WHO WAS JULIUS CAESAR?




Gaius Julius Caesar July 100 BC – 15 March 44 BC was a Roman general and statesman and a distinguished writer of Latin prose. He played a critical role in the gradual transformation of the Roman Republic into the Roman Empire. He also greatly extended the Roman empire before seizing power and making himself dictator of Rome, paving the way for the imperial system.

Julius Caesar was born in Rome on 12 or 13 July 100 BC into the prestigious Julian clan. His family were closely connected with the Marian faction in Roman politics. Caesar himself progressed within the Roman political system, becoming in succession quaestor (69 BC), aedile (65 BC) and praetor (62 BC). In 61-60 BC he served as governor of the Roman province of Spain.

Back in Rome in 60 BC, Caesar made a pact with Pompey and Crassus, who helped him to get elected as consul for 59 BC. The following year he was appointed governor of Roman Gaul where he stayed for eight years, adding the whole of modern France and Belgium to the Roman empire, and making Rome safe from the possibility of Gallic invasions. He made two expeditions to Britain, in 55 BC and 54 BC.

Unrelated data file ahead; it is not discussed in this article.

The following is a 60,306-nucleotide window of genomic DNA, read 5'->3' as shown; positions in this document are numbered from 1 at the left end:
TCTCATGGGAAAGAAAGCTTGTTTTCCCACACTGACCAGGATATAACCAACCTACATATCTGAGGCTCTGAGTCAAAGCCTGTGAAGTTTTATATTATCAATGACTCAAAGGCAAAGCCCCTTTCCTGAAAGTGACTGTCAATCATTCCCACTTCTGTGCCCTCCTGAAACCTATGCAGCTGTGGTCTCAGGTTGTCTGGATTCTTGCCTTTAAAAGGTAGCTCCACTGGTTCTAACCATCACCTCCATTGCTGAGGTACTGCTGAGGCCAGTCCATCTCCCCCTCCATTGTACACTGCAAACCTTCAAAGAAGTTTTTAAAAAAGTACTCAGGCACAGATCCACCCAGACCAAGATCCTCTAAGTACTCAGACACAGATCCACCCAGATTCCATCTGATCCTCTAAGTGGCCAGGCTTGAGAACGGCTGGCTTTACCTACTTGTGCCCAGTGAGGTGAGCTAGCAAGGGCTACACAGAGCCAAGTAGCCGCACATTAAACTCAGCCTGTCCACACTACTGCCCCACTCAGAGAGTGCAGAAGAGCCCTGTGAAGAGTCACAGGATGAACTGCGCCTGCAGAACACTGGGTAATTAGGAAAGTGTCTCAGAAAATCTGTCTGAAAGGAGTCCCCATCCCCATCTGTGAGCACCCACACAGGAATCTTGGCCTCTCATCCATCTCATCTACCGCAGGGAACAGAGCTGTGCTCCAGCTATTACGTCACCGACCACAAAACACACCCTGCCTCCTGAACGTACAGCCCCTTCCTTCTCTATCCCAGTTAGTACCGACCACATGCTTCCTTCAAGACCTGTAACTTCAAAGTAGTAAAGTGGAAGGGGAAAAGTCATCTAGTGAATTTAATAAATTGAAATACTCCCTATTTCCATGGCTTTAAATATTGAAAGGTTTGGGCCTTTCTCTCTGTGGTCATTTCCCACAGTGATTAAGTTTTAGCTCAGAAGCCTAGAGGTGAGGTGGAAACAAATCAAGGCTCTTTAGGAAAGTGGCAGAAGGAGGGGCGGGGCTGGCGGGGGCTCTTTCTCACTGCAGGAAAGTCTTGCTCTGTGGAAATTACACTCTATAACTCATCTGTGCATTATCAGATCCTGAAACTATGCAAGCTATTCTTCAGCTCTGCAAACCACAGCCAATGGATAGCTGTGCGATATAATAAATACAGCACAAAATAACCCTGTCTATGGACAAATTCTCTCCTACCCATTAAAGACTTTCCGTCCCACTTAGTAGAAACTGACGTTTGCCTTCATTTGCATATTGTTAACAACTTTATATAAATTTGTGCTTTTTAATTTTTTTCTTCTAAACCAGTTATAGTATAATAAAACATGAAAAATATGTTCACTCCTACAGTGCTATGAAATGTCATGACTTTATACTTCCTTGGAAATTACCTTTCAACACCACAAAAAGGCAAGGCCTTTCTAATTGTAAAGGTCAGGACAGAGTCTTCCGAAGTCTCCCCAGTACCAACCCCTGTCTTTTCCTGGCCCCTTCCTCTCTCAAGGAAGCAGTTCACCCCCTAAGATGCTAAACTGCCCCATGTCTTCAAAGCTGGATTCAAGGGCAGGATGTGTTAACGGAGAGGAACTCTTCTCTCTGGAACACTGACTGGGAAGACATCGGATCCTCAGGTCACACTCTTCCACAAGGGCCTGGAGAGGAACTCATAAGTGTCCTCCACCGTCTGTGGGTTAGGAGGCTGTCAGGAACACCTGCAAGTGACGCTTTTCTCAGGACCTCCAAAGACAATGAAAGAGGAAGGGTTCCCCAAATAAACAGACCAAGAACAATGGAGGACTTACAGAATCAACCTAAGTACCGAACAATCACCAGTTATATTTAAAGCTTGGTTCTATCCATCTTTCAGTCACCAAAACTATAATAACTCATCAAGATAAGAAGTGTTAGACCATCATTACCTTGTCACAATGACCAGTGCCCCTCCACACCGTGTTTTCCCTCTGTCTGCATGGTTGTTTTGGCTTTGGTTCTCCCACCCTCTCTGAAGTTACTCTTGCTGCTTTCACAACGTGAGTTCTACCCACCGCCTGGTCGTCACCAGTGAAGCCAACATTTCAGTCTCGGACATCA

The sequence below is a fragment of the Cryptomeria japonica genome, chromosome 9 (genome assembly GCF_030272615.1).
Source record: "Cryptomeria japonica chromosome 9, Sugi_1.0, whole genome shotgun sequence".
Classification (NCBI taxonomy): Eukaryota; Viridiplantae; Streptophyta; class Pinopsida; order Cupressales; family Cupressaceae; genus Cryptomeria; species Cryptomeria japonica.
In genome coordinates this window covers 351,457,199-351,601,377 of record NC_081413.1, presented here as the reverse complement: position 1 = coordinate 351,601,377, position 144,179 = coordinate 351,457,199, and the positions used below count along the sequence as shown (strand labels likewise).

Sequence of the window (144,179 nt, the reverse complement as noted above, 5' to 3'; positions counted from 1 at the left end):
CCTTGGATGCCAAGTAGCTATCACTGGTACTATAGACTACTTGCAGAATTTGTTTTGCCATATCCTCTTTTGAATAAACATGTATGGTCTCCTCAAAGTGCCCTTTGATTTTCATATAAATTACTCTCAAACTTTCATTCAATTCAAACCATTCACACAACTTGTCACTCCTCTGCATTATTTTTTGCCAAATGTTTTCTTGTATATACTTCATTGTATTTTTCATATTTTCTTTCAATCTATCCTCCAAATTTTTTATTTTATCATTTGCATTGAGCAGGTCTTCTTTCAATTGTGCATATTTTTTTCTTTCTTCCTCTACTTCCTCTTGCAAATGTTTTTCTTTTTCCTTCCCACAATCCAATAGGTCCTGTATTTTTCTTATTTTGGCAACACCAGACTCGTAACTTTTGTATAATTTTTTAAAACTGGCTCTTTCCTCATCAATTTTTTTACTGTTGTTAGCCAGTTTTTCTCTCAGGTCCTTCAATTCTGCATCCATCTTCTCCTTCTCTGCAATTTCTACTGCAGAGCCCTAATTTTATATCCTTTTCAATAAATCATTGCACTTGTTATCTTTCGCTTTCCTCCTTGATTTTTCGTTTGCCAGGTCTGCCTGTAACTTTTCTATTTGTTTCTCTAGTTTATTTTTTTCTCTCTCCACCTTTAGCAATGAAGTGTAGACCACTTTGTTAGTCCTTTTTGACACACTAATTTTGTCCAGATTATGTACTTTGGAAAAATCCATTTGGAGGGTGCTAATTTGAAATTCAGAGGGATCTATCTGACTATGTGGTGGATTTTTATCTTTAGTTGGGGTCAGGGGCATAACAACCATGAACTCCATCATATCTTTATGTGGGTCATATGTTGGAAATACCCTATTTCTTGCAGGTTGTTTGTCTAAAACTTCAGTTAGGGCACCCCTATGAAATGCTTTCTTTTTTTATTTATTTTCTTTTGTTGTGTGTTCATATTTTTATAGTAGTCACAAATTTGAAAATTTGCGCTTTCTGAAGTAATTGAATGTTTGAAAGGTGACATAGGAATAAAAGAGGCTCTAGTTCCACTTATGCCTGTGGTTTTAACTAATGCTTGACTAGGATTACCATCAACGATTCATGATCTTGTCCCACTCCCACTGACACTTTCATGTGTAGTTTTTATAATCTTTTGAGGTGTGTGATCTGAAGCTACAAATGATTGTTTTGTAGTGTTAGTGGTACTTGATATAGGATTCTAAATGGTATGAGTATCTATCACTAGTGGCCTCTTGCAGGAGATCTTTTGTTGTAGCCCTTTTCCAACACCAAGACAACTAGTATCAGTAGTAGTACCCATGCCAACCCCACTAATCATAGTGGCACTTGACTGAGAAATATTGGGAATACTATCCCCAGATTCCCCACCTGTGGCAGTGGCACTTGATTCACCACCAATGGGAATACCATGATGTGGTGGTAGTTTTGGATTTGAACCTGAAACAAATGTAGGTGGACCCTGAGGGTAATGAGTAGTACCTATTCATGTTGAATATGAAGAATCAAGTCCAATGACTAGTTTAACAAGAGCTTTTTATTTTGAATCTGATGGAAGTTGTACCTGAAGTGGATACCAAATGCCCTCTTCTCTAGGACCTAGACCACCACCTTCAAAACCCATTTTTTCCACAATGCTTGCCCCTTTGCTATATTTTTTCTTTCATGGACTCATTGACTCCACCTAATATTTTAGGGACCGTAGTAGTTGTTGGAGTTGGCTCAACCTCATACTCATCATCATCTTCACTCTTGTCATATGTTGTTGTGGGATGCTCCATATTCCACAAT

Julius Caesar, in his famous account of the Gallic Wars of the 50's BC, provided readers at home with a blood-curdling description of the Germanic tribes he encountered in battle:

'...The various tribes regard it as their greatest glory to lay waste as much as possible of the land around them and to keep it uninhabited. They hold it a proof of a people's valor to drive their neighbors from their homes, so that no-one dare settle near them. No discredit attaches to plundering raids outside tribal frontiers. The Germans say that they serve to keep young men in training and prevent them from getting lazy...'

Caesar then returned to Italy, disregarding the authority of the senate and famously crossing the Rubicon river without disbanding his army. In the ensuing civil war Caesar defeated the republican forces. Pompey fled to the Egyptian capital Alexandria, where he was murdered on the orders of Ptolemy. Caesar followed and he and Cleopatra became lovers. Cleopatra, who had been exiled by her brother, was re-installed as queen with Roman military support. Ptolemy was killed in the fighting and another brother was created Ptolemy XIII. In 47 BC, Cleopatra bore Caesar a child - Caesarion - though Caesar never publicly acknowledged him as his son. Cleopatra followed Caesar back to Rome where he made himself consul and dictator and therefore master of Rome.

He used his power to carry out much-needed reform, relieving debt, enlarging the senate, building the Forum Iulium and revising the calendar. Dictatorship was always regarded a temporary position but in 44 BC, Caesar took it for life. His success and ambition alienated strongly republican senators. A group of these, led by Cassius and Brutus, assassinated Caesar on the Ides of March 44 BC. This sparked the final round of civil wars that ended the Republic and brought about the elevation of Caesar's great nephew and designated heir, Octavian, as Augustus, the first emperor.

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WHO WAS JULIUS CAESAR?

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